The Shambala Festival is now totally powered by renewable energy, 94% of which is waste vegetable oil. Credit: Louise Roberts
A summer music festival holds the promise of hedonistic days in a bucolic setting, somewhere deep in the British countryside. However, the reality is not normally so serene – or green. The peace is often disturbed by diesel generators powering fast-food vans, while waste produced by thousands of campers turns sites into rural shanty towns, with fields knee-deep in plastic glasses, burger boxes and abandoned tents.
Thankfully, a growing number of events – such as the Shambala Festival, in Northamptonshire – are taking their environmental responsibilities very seriously. Powered entirely by waste vegetable oil, wind and solar energy, Shambala has zero disposable plastic on site and has reduced its carbon footprint by more than 80% in five years. Last year, it emitted 0.4kg of carbon per person per day – compared with 2.23kg in 2009 (see panel Festival power).
Credit Louise Roberts
Shambala has been advised by not-for-profit organisation Julie’s Bicycle, which works with more than 1,000 groups in the UK and abroad to help measure, manage and reduce the environmental impact of festivals, outdoor events and arts venues.
Julie’s Bicycle was formed eight years ago because no-one else was focusing on the green credentials of arts venues and events. ‘It’s difficult to categorise arts venues by building type as they are idiosyncratic by their nature,’ says Luke Ramsay, environmental sustainability manager at Julie’s Bicycle.
Credit Carolina Faruolo
‘They might host one-off performances, be temporary structures or multiple-use spaces. Take the Bush Theatre [in Shepherd’s Bush, London], for example – it’s a theatre, with a makeshift shop that’s here for one day, an office and a café. It has four different functions, so it’s difficult to get a rule that applies to all.’
Creative organisations can now compare their performance or venue with others by using extensive industry benchmarks created by Julie’s Bicycle, in partnership with the University of Oxford.
Over the past five years, the organisation has been collecting environmental data from hundreds of festivals and creative groups using its Creative Industry Green Tools (IG Tools). These are now well-established – covering outdoor events, arts buildings, offices, tours and productions – and their use has been made a requirement for funding by Arts Council England and Creative Scotland.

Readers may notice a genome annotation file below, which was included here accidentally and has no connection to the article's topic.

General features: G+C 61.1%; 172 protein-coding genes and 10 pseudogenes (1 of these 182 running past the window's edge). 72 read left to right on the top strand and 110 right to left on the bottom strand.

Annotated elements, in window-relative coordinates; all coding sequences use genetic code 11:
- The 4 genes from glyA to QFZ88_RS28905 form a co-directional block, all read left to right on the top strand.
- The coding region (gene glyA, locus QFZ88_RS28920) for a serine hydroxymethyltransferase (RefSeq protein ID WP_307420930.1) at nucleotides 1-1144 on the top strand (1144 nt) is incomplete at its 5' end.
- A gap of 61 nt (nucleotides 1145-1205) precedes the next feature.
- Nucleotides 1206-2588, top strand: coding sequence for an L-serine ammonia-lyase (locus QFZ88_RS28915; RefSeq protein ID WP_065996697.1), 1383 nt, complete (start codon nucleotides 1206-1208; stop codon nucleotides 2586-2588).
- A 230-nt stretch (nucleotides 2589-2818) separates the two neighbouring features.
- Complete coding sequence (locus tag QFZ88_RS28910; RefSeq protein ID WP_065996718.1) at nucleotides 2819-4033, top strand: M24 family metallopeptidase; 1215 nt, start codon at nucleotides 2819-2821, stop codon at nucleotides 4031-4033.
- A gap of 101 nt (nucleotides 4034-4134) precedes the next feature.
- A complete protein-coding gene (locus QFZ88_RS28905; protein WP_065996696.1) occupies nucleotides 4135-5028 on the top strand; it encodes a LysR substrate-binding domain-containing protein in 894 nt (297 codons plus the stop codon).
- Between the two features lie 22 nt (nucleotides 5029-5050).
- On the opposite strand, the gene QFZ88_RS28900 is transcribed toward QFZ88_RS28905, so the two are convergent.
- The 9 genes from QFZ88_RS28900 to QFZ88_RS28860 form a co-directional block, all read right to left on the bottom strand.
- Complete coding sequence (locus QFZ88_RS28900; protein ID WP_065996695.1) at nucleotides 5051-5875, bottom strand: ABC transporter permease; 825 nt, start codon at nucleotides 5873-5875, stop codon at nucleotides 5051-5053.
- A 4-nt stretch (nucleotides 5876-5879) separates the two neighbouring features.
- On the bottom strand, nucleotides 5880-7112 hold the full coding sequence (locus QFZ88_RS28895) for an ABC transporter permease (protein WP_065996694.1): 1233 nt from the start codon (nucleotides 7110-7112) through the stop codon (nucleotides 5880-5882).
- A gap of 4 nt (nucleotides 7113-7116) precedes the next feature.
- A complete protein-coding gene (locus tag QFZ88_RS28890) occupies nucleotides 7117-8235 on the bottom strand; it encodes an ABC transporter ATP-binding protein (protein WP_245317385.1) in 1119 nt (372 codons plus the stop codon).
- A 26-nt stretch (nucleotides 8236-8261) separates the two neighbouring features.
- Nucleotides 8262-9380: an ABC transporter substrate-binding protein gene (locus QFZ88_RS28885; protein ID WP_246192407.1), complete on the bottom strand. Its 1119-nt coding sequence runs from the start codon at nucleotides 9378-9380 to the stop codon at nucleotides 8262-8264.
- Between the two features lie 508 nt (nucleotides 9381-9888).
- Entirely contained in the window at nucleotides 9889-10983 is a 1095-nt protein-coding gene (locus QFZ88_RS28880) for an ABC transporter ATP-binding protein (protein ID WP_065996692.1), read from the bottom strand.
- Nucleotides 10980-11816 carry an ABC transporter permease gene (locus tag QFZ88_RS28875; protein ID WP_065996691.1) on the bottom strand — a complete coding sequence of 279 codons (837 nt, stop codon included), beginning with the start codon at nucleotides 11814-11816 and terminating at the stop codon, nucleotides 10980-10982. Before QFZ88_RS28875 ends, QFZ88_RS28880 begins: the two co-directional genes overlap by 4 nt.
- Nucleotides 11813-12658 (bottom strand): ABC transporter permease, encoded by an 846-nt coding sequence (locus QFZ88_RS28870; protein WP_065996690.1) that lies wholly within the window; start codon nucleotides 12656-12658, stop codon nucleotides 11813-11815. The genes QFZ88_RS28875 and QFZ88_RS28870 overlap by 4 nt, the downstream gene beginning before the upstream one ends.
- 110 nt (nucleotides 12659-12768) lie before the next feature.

Champion of the arts
Julie’s Bicycle was founded in 2007 at a time when the music industry’s main response to global issues was Live Earth. This, Ramsay says, symbolised both the opportunities and challenges – while the sector’s interest in climate change was encouraging, flying artists halfway around the world was not. In response, a small group of music executives met in Julie’s Restaurant, in Holland Park, London, and agreed that the industry had to change. They thought it hypocritical for jet-setting pop stars to preach about climate change before they had addressed their own carbon footprints – and so Julie’s Bicycle was born.
Cycle power at an Imogen Heap gig
The company provides the creative sector with the tools, support, expertise and advice to reduce energy use, water consumption and waste, while encouraging recycling and a sustainable supply chain.
Originally, Julie’s Bicycle restricted itself to tackling environmental issues in the music industry, but soon broadened its remit to the cultural sector, covering theatre, visual arts, museums, dance, combined arts and literature. Most recently, it has started ‘greening’ the offices and operations of design and advertising agencies. ‘The philosophy remains the same – to inspire and show that change can happen,’ says Ramsay. ‘Like any sector, the arts industry needed a champion to help it bring about change. We help organisations understand how they can engage with environmental issues.’
Shambala Festival has reduced its carbon footprint by 81% in five years, and was presented with the international A Greener Festival Award for the second year running in 2014.
It is now 100% renewably powered, achieving the three-star Creative Industry Green (IG) certification from Julie’s Bicycle last year. To maintain the rating, the organisers have to push the boundaries of sustainability and, this year, will be focused on improving recycling rates, carbon accounting and public transport uptake. In 2014, Shambala’s Bring a Bottle campaign stopped the sale of 10,000 single-use plastic bottles, and 100,000 bar cups were reused by visitors. Despite an increase in audience capacity, the festival released 21 tonnes of carbon, compared with 73 tonnes in 2009.
The biggest carbon footprint was crew travel (26%) and audience travel (63%), with 75% of festival-goers using their own vehicles to get to the venue. However, the event’s biodiesel shuttlebus was used by more than 1,000 people, and 709 journeys were shared – a 300% increase on 2013. Shambala has co-founded The Energy Revolution, which aims to account for audience travel. If festival-goers plan to arrive by car, they are encouraged to make a donation, which is invested in renewable energy.
Shambala’s recycling campaign resulted in 3,942 people using the recycling exchange and claiming £10 back, and a 77% recycling rate was achieved (41% in campsite pens). Fare Share South West collected one tonne of useable food from traders at the end of the event.
IG Tools are a free set of carbon calculators, developed by Julie’s Bicycle specifically for the creative industries. They are used by 2,000 organisations – across 40 countries – to understand the environmental impacts of buildings, outdoor events, productions and tours. They measure impacts in five areas: